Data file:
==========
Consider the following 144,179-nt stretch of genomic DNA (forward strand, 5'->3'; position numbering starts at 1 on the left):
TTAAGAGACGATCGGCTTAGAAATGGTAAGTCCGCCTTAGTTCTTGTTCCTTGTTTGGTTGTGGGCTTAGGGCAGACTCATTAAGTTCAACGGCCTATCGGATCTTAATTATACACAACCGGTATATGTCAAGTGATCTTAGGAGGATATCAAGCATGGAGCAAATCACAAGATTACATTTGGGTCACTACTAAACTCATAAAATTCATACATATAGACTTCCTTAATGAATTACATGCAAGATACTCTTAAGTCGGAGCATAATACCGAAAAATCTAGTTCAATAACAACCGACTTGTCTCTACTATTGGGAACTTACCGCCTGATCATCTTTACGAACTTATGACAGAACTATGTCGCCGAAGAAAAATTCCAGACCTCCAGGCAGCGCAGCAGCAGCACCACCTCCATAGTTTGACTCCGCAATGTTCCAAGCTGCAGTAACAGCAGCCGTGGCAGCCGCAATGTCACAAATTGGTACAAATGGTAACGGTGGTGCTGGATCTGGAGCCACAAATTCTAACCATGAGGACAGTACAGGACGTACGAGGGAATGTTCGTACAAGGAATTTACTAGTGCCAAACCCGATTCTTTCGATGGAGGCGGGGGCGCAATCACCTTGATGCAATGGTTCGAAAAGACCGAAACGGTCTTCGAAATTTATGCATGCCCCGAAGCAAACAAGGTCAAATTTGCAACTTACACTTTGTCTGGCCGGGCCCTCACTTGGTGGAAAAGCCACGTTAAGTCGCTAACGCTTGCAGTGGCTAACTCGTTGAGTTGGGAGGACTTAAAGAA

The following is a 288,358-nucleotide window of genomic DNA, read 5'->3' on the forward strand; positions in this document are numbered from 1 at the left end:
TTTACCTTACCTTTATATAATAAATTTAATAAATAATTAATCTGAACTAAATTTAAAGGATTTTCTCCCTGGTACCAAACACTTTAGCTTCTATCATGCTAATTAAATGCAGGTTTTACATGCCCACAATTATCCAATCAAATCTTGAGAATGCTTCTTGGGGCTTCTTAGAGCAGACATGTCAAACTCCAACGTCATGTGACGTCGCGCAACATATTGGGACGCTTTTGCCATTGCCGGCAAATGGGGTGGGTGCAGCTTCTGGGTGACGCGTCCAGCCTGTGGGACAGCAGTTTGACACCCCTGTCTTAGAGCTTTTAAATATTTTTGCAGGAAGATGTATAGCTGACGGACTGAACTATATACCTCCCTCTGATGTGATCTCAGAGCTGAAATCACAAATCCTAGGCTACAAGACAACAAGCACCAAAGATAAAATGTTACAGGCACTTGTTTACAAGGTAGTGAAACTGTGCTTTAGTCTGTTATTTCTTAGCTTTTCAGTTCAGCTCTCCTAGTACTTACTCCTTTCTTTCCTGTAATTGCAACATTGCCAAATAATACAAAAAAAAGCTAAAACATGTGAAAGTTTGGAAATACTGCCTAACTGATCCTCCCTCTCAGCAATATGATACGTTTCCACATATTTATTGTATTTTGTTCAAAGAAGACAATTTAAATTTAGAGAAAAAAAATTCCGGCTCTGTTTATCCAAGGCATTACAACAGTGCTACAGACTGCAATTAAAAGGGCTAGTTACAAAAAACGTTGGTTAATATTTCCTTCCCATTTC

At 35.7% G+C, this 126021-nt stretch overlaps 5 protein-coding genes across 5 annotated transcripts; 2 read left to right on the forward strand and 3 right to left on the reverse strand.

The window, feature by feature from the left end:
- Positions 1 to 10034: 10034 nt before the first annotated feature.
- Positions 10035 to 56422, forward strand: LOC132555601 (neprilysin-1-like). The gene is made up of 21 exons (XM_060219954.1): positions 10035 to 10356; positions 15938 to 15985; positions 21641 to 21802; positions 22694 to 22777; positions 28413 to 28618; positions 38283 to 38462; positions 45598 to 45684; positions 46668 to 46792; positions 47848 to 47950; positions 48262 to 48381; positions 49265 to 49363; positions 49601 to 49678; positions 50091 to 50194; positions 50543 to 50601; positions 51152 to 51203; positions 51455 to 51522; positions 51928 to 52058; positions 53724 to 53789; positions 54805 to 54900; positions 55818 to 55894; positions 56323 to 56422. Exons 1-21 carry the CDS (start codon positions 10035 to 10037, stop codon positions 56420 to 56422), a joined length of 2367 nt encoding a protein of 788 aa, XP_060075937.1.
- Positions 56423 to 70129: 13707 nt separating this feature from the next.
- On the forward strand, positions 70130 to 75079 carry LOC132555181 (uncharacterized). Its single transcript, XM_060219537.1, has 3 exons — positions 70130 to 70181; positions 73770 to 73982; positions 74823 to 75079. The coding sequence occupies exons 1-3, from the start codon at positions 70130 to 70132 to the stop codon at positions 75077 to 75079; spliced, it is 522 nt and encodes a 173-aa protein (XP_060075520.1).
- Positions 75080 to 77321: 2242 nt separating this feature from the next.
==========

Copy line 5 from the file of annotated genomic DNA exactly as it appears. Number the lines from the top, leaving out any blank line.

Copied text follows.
At 35.7% G+C, this 126021-nt stretch overlaps 5 protein-coding genes across 5 annotated transcripts; 2 read left to right on the forward strand and 3 right to left on the reverse strand.